- 16 chapters, 433 verses, 9422 words (KJV)
- Primary doctrinal book within the Bible, especially regarding the Gospel of salvation
- Longest and doctrinally most significant Pauline epistle
- Salutation (1:1-7)
- Epistolary [Matters pertaining to the letter; Extended greeting] (1:8-16)
- Doctrinal Portion (1:17-8:39)
- Dispensational Discussion [Discussion of God’s current working in the Church] (9:1-11:36)
- Practical Portion (12:1-15:12)
– With further dispensational discussion (15:8-12)
- Epistolary [Matters pertaining to the letter]
- Salutations to Fellow-laborers (16:1-24)
- Presentation of the Mystery/Benediction (16:25-27)
- – The Gospel of Christ
- – Israel’s Positions
- – Practicalities of Faith
2. Notes Regarding the Nature of Romans
- The very first verse depicts the topic of Paul’s writing, “The Gospel of God”
- Major themes: Righteousness (Justification); Redemption; Sanctification; Natural Revelation; Grace; Law; Wrath; Sin; Matters of the Trinity; Election; Image of Adam and Christ
- The purpose summarized is to establish sound doctrine
- Written to a “mixed” congregation of Jewish and Gentile believers
- Paul intended to lay a sure foundation amid moral corruption
- Historically, theologians often esteem Paul’s Roman epistle as the greatest theological work of all time and also note the literary mastery within its writing.
- The Roman epistle ends with reference to the mystery, and the second greatest theological epistle, Ephesians, unfolds this mystery.
3. Date: Between A.D. 55-58
4. Title: To the Church in Roman (Romans 1:7)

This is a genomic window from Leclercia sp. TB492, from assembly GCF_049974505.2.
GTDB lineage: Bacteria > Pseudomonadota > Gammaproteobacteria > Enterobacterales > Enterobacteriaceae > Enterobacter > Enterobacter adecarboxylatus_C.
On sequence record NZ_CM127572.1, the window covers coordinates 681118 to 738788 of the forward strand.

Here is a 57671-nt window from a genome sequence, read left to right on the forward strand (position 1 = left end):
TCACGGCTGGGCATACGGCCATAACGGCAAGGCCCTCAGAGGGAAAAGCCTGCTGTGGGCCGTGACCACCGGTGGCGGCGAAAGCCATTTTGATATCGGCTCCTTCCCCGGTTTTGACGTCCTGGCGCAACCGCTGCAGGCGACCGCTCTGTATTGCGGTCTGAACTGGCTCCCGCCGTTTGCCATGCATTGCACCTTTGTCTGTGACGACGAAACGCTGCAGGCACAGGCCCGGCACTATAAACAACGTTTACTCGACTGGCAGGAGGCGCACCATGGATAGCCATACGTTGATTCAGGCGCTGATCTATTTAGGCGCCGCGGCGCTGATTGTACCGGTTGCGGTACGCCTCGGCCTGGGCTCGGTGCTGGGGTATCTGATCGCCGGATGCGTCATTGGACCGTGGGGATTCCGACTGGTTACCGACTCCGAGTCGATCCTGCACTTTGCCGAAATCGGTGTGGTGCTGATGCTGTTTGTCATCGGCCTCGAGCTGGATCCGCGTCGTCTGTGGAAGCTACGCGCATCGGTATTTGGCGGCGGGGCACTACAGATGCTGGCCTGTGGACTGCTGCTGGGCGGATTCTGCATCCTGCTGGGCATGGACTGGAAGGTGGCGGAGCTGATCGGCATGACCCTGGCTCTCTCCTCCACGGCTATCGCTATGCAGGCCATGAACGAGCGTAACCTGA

- An early church in Rome and all believers
- The writings of Roman historian, Suetonius, suggests there was a church in Rome by A.D. 49
Scholars debate the origin of this church considering there is no Biblical documentation of its origin, especially correlating with the suggested date (Romans 15:20-25)
- – It is suggested that converts of Paul, carried the grace message to Rome
5. Rome Background:
- The city of Rome was founded in B.C. 753
- Center for the great Roman Empire until Rome’s fall in A.D. 476
- The Roman Empire’s impressive infrastructure, stability, and civilization was one of the catalysts for the rapid spread of the Gospel, as evidenced in the Roman church’s formation
- There were waves of varying Christian and Jewish persecutions in and around Biblical times.
- These persecutions were often local phenomena, with varying intensities often dependent on Roman leadership
6. Author: The Apostle Paul (Romans 1:1); Assisted by an amanuensis Tertius (Romans 16:22)
- Letter delivered by Phebe (Romans 16:1-2)
Written From: Corinth on Paul’s third missionary journey [Acts 18:22–21:17; 2 Corinthians 13:1] (Speculated; Due to context clues relating to setting and regarding his greetings in Romans 16)
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